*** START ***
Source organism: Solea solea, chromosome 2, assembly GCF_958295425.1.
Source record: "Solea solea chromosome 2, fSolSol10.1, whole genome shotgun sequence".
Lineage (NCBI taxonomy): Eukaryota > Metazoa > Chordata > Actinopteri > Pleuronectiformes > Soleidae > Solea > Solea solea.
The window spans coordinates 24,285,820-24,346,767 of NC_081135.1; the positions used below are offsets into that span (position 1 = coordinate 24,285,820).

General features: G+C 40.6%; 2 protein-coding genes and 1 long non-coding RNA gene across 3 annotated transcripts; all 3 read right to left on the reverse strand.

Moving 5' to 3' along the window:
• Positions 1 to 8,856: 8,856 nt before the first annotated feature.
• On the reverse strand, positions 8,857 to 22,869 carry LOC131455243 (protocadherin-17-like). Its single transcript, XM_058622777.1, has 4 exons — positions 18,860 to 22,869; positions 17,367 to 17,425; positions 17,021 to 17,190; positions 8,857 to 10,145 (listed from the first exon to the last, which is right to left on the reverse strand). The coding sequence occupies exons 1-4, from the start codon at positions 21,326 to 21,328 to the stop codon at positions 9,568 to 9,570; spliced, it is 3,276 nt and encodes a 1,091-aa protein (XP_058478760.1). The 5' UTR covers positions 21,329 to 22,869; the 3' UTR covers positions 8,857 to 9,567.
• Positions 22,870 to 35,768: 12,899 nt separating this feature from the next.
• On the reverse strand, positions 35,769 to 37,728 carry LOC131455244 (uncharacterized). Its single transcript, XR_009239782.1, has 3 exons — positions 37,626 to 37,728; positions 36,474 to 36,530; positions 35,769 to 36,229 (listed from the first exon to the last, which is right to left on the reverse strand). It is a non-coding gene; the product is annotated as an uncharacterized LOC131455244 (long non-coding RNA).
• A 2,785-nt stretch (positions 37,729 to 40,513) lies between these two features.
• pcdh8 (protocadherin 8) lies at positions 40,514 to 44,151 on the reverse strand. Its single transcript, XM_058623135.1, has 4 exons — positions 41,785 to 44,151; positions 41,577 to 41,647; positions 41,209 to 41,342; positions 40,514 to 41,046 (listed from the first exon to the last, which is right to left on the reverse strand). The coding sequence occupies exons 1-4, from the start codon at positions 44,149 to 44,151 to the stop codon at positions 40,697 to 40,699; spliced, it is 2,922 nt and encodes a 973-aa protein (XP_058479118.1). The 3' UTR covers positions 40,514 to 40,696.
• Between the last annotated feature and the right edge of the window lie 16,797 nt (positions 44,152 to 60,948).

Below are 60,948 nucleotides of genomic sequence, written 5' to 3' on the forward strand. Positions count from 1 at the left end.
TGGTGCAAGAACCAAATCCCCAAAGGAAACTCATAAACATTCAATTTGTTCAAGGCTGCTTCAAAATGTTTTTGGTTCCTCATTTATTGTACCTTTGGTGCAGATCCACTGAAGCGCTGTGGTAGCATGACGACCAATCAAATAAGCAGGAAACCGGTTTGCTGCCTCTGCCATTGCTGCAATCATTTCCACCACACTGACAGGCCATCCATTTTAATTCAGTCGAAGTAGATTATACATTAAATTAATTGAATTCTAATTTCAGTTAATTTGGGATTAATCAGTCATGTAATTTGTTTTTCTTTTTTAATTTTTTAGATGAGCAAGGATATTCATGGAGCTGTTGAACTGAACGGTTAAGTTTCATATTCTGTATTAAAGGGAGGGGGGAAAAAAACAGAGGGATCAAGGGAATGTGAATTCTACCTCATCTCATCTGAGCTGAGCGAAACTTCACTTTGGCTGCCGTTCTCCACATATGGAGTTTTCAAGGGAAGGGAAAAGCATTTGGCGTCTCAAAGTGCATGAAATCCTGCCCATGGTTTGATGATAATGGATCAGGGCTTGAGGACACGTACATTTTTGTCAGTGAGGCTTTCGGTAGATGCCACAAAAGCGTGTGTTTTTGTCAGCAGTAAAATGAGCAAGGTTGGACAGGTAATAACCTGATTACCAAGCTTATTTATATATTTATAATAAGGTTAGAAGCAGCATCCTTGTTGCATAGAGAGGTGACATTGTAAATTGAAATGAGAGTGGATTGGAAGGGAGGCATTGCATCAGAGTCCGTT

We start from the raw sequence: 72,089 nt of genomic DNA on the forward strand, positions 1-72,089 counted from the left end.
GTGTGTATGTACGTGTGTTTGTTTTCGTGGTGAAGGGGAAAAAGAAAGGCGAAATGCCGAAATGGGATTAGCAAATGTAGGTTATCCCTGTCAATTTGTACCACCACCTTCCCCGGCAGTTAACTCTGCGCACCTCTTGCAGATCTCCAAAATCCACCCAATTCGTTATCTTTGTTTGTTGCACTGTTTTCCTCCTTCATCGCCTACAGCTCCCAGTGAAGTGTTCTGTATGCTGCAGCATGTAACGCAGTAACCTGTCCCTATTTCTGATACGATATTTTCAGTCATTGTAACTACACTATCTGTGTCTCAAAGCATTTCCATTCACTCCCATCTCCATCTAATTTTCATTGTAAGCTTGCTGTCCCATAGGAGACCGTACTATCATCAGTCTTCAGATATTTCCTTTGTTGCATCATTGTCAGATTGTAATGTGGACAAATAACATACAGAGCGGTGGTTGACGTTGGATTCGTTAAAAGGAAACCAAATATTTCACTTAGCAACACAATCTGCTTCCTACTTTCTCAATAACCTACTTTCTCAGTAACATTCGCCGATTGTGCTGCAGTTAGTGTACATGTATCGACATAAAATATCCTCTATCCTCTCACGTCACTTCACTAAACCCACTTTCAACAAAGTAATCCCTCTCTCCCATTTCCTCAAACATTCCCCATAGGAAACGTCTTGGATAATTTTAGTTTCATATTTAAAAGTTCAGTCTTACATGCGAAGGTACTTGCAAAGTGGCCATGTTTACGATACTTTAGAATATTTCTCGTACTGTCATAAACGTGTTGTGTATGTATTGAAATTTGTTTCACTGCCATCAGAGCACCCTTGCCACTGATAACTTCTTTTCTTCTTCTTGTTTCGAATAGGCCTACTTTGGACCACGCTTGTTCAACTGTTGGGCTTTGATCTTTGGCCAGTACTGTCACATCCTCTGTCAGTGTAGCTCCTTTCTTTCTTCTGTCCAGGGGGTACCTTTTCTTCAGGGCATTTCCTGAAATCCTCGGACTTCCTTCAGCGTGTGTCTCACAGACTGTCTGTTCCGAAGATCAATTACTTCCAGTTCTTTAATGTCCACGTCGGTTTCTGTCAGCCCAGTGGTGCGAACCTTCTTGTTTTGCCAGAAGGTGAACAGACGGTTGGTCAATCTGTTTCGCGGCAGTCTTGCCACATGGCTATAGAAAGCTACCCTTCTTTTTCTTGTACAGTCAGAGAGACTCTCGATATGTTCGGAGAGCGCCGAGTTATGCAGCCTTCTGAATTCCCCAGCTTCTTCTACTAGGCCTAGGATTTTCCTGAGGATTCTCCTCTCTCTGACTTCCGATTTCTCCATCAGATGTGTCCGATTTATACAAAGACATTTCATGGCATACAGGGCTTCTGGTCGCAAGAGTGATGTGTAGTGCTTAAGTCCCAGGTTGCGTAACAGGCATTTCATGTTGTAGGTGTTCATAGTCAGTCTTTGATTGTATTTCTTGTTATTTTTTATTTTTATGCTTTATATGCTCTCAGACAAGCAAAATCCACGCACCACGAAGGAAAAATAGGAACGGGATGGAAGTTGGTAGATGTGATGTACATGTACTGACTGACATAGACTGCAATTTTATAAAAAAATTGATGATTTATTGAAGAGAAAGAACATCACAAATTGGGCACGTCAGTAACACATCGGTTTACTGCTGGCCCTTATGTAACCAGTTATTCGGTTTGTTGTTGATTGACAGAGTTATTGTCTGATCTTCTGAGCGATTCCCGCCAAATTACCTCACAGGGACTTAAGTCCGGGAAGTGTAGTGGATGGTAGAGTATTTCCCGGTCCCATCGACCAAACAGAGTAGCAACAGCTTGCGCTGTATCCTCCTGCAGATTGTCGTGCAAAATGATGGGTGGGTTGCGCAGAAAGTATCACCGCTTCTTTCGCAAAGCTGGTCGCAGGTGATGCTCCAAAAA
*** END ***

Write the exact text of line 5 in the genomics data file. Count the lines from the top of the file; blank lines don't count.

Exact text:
General features: G+C 40.6%; 2 protein-coding genes and 1 long non-coding RNA gene across 3 annotated transcripts; all 3 read right to left on the reverse strand.